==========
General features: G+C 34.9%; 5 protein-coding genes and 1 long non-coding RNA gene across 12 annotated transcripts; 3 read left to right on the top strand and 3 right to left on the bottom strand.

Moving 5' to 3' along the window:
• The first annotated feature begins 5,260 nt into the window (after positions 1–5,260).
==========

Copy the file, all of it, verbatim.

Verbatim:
General features: G+C 34.9%; 5 protein-coding genes and 1 long non-coding RNA gene across 12 annotated transcripts; 3 read left to right on the top strand and 3 right to left on the bottom strand.

Moving 5' to 3' along the window:
• The first annotated feature begins 5,260 nt into the window (after positions 1–5,260).